Las Vegas Sun

June 30, 2022

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Harrah’s still wants arena, but how much will it pay?



Harrah’s originally intended to its contribution to a sports arena project to be this land behind Bally’s and Paris. It’s now talking about sharing costs.

Several news reports over the past week indicated Harrah’s Entertainment had given up on building a sports and entertainment arena behind its Paris Las Vegas and Bally’s casinos with Anschutz Entertainment Group.

Though Harrah’s may be no closer to developing the stadium today than it was when it announced the project more than a year ago, the company hasn’t scuttled those plans.

“Nothing has changed,” Harrah’s spokeswoman Jacqueline Peterson said.

When the companies jointly announced the arena in August 2007, the relationship was widely believed to be a true partnership, in which the parties would split the cost. Harrah’s did little to clarify that, in fact, the company was offering land for the stadium. Whether the company would have a larger financial role in developing it was part of negotiations that are, according to the company, ongoing.

Harrah’s would be thrilled if AEG were able to raise $500 million to build a 20,000-seat arena that could draw more tourists to the intersection where the company’s properties are heavily concentrated.

Even if Anschutz had the money, building a stadium without having a major league sports team — and amid an economic downturn, no less — might not be prudent.

The stadium plan, however, is a well-vetted concept that has passed muster with the executive office.

Caesars Entertainment, acquired by Harrah’s in 2005, had planned to build a 40,000-seat, retractable-roof stadium at the same site that would house a baseball team. The buyout stalled plans for the $420 million stadium. That was before the chief hope for the stadium, the Montreal Expos, moved from Montreal to Washington, D.C. instead.


Word is that CityCenter’s Aria, Mandarin and Harmon hotel rooms will offer the latest in-room technology, including televisions that offer customized, time-of-day settings that open and close curtains, move temperature dials, turn lights off and on and play certain styles of music at preset volumes.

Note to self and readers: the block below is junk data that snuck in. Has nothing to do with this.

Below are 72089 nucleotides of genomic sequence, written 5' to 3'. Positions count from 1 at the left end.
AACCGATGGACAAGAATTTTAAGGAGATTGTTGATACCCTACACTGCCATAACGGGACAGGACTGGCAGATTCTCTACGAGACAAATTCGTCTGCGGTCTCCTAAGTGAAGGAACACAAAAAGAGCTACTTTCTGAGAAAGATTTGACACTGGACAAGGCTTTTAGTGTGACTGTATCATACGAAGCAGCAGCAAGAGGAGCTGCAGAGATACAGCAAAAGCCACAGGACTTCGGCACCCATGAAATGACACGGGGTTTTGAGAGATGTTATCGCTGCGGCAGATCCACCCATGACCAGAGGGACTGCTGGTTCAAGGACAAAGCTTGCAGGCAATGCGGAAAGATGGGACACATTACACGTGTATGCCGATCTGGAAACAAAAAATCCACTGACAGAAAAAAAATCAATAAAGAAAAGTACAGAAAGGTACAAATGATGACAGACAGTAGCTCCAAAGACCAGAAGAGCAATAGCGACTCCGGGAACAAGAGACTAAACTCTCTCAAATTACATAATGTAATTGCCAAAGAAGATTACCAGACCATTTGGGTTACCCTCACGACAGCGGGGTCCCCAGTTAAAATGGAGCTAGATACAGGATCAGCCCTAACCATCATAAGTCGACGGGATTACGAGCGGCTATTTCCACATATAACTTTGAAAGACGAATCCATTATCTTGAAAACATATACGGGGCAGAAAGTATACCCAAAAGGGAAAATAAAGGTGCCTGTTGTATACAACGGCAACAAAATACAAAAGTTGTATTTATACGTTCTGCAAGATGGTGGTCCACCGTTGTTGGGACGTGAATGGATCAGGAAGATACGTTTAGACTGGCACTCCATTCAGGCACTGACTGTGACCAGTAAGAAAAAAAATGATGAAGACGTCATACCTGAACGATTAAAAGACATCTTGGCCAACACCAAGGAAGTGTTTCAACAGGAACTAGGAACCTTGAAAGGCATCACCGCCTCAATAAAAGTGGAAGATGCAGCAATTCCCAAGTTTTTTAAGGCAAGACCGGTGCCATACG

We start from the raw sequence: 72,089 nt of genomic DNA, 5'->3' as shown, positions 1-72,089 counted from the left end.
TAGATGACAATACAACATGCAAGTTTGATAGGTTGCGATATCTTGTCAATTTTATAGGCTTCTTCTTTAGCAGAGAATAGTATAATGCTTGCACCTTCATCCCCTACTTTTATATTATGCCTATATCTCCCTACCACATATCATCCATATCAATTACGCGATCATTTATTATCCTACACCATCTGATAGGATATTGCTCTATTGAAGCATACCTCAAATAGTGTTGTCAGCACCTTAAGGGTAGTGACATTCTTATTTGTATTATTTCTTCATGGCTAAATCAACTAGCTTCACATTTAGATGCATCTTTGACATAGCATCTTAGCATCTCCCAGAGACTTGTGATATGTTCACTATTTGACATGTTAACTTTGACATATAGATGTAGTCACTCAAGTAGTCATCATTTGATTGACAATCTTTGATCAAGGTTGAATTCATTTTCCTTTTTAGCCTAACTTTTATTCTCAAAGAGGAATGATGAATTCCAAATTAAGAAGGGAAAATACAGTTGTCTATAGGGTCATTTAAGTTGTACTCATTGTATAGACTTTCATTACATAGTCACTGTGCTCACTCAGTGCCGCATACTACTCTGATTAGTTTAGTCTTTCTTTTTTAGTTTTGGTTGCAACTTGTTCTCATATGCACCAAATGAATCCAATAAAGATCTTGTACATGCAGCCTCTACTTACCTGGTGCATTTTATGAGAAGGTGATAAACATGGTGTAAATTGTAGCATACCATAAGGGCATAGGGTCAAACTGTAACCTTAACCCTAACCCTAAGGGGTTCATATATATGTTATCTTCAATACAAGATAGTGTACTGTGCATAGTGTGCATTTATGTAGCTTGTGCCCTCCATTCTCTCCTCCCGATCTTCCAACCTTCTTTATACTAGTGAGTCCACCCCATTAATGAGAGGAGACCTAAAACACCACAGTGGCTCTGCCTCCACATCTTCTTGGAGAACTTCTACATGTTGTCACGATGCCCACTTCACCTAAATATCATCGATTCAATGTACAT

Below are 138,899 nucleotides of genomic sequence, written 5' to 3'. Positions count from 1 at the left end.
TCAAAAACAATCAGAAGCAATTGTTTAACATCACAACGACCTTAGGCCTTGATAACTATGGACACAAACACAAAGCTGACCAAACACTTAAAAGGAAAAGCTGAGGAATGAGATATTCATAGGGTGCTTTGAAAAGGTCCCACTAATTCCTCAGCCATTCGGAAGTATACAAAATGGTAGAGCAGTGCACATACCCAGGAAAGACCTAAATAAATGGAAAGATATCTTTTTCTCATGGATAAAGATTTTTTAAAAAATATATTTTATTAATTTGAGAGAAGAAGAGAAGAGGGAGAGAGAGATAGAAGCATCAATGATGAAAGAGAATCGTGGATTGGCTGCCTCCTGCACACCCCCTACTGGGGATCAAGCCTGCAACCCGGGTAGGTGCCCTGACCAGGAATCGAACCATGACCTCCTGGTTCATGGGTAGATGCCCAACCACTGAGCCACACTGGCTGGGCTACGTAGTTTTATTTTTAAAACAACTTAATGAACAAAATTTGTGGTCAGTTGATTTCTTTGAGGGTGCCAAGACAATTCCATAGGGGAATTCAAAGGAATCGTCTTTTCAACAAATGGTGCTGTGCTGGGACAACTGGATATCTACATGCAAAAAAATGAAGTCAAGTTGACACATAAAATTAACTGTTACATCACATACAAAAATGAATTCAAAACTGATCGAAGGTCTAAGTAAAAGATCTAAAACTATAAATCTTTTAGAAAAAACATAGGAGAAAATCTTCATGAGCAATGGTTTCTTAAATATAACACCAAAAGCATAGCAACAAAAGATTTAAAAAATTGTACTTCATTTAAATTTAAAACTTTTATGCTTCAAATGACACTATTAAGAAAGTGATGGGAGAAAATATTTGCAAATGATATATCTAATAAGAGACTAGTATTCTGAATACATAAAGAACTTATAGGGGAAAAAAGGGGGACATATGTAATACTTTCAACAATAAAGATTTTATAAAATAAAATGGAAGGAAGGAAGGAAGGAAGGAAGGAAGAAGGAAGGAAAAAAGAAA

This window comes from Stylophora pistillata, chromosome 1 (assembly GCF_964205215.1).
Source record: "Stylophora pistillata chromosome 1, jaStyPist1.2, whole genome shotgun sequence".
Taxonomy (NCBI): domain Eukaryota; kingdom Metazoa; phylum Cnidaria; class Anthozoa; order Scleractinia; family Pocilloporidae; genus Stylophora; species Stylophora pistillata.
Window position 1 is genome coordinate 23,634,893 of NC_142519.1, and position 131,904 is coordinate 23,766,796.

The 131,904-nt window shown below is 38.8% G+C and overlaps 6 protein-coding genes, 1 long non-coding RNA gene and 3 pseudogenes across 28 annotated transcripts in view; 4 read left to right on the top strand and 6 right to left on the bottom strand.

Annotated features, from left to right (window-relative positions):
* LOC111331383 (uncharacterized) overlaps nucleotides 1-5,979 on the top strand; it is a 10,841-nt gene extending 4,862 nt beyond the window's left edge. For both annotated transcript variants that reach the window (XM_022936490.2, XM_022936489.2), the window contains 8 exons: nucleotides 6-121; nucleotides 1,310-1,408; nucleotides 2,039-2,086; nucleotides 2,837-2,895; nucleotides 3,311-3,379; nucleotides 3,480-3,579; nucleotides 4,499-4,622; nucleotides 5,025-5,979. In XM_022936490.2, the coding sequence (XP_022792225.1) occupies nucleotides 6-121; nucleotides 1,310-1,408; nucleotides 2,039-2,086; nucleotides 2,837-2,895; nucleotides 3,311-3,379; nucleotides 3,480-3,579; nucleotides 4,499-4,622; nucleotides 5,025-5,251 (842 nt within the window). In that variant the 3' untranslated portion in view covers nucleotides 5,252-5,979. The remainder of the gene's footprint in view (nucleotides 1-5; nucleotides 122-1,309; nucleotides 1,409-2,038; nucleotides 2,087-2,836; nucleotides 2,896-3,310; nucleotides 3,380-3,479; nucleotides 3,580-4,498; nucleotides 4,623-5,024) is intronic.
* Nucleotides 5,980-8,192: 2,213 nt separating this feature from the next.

Sounds cool, for sure.

Even better are promises that the remotes controlling all room settings are networked so employees are red-flagged to replace dying batteries and that room cards will always work. Oh, and no more need to mess with alarm clocks or those pesky “do not disturb” signs that are always falling off door handles. Digital notifications are automatic on “goodnight” settings.


The decision to add or remove participation slot machines from casinos may come down to the peculiarities of a company’s accounting department rather than the fickle preferences of gamblers.

Participation games, which pool wagers from hundreds of players, usually have popular brand names and typically offer bigger jackpots than other games.

With gaming companies tightening expenses where they can, you can bet they are examining each line item closely.

Participation games are believed to be more expensive for casinos because casinos receive only a fraction of the machines’ income. But the equation isn’t that simple. The tradeoffs — not having to buy or service the machines, for example — can offset both real and perceived drawbacks.

The difference between buying a slot machine outright and leasing it from a manufacturer, which is the case with participation slots, is a much more complicated scenario than say, buying or leasing a car. And yet, some of the same factors are in play. Sometimes buying makes sense because a company can spread out the expense over time and write down depreciation. That can boost a company’s earnings before certain items are deducted.

Leases also make sense, too. They allow companies to spend less money up front. But there’s a downside. Although operating leases don’t show up on a company’s balance sheet, they cut into earnings because they are treated as operating expenses.

So, if you can’t find that Wheel of Fortune slot machine, you can complain to management.

Or the accounting department.

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